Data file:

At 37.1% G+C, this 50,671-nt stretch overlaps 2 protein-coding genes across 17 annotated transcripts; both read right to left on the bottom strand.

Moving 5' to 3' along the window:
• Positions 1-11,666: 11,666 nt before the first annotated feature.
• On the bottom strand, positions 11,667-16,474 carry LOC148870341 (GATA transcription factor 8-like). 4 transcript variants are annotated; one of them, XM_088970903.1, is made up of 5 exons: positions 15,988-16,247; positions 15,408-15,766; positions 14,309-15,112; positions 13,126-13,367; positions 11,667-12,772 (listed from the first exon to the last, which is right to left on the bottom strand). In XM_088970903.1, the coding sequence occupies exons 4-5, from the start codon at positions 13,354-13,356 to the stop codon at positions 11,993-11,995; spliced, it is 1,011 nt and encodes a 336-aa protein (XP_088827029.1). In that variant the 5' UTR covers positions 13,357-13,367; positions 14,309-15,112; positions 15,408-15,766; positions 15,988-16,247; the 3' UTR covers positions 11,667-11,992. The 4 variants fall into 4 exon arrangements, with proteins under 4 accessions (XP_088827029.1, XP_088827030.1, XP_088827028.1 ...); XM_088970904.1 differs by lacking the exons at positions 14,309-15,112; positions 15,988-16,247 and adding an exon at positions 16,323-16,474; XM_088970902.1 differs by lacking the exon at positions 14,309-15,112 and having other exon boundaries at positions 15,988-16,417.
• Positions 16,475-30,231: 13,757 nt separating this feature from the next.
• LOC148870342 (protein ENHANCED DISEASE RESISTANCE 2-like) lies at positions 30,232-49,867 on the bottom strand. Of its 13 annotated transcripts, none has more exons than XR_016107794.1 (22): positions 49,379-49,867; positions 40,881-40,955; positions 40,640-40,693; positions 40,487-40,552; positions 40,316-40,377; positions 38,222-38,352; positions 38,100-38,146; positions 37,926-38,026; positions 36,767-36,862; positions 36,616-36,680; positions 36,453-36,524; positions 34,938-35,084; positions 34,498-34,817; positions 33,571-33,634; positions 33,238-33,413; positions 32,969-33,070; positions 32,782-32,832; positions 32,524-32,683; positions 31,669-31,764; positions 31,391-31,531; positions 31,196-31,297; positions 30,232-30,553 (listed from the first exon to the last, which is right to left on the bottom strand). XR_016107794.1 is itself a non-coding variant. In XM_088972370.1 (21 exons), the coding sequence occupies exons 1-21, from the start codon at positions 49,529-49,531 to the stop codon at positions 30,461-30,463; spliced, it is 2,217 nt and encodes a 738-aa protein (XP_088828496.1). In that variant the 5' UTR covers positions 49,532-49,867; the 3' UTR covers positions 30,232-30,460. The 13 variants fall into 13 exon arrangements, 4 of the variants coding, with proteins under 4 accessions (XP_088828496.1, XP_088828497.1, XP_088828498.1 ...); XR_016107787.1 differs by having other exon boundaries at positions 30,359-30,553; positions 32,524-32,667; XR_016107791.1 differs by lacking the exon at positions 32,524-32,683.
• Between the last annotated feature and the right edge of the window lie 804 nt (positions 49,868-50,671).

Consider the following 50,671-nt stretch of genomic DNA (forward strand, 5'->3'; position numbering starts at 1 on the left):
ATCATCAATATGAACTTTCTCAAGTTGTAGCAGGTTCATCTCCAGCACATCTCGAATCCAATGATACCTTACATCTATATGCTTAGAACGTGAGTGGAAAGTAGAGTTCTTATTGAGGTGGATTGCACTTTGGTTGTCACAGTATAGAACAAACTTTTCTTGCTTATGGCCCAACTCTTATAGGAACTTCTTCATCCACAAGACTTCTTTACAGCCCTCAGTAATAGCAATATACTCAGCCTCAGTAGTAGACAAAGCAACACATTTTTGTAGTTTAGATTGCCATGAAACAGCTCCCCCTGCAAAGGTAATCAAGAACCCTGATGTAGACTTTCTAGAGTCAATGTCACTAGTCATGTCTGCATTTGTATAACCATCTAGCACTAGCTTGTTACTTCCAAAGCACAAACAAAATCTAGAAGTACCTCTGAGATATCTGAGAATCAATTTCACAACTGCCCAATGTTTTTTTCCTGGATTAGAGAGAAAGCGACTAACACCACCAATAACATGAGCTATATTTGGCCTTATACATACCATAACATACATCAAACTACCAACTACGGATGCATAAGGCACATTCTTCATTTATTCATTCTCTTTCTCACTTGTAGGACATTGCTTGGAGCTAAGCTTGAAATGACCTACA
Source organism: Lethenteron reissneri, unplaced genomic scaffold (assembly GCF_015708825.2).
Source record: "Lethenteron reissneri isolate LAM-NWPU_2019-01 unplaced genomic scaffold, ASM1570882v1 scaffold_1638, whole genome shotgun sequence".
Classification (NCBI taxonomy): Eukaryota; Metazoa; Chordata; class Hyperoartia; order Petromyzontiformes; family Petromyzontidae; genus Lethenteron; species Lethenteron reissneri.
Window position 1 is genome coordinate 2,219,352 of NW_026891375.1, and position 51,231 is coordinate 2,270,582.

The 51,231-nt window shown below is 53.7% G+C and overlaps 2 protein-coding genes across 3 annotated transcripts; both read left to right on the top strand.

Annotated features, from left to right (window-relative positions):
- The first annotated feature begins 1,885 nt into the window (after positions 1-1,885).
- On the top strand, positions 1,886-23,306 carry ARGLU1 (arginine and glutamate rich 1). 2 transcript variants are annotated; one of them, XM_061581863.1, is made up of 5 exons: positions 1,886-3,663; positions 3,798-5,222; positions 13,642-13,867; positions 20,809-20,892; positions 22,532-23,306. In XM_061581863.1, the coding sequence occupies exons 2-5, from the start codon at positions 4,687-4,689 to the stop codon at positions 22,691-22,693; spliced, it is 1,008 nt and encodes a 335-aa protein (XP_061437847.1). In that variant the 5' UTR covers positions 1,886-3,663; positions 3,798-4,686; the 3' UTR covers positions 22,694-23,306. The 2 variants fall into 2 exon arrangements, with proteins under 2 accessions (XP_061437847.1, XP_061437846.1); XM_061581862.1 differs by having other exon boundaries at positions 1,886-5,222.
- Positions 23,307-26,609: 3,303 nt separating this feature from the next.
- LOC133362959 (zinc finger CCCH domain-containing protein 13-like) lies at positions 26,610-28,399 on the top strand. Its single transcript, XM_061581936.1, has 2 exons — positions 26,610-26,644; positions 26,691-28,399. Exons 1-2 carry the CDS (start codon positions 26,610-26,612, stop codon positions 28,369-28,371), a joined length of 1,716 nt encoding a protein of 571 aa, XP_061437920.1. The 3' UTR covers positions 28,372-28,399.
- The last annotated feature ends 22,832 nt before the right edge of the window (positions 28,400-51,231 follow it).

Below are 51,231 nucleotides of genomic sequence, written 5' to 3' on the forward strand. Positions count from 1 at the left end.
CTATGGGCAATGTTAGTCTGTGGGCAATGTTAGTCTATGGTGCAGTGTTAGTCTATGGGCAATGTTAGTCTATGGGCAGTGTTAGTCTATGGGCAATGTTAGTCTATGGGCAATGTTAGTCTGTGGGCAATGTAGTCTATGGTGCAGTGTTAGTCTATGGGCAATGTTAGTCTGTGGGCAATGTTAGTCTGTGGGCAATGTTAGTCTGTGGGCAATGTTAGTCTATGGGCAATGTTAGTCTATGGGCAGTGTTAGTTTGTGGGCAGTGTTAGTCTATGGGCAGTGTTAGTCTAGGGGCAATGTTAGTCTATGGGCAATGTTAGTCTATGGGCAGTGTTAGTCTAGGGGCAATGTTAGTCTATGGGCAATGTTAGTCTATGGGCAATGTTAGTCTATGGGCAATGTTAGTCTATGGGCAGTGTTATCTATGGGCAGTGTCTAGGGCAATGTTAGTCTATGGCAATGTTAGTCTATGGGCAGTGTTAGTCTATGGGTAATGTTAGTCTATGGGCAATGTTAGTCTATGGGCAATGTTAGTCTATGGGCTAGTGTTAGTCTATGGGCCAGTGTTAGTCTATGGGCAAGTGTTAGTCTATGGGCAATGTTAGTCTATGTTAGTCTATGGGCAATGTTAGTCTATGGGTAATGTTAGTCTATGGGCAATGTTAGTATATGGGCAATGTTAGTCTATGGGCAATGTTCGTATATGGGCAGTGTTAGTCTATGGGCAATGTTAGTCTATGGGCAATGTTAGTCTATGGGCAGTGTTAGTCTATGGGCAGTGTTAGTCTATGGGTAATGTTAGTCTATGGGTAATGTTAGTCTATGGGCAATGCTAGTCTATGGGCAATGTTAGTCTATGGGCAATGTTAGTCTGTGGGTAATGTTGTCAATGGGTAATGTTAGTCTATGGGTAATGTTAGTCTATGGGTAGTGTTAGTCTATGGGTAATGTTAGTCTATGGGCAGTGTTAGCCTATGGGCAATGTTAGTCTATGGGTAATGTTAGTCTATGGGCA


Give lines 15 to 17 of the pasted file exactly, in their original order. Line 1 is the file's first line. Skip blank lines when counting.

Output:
Annotated features, from left to right (window-relative positions):
- The first annotated feature begins 1,885 nt into the window (after positions 1-1,885).
- On the top strand, positions 1,886-23,306 carry ARGLU1 (arginine and glutamate rich 1). 2 transcript variants are annotated; one of them, XM_061581863.1, is made up of 5 exons: positions 1,886-3,663; positions 3,798-5,222; positions 13,642-13,867; positions 20,809-20,892; positions 22,532-23,306. In XM_061581863.1, the coding sequence occupies exons 2-5, from the start codon at positions 4,687-4,689 to the stop codon at positions 22,691-22,693; spliced, it is 1,008 nt and encodes a 335-aa protein (XP_061437847.1). In that variant the 5' UTR covers positions 1,886-3,663; positions 3,798-4,686; the 3' UTR covers positions 22,694-23,306. The 2 variants fall into 2 exon arrangements, with proteins under 2 accessions (XP_061437847.1, XP_061437846.1); XM_061581862.1 differs by having other exon boundaries at positions 1,886-5,222.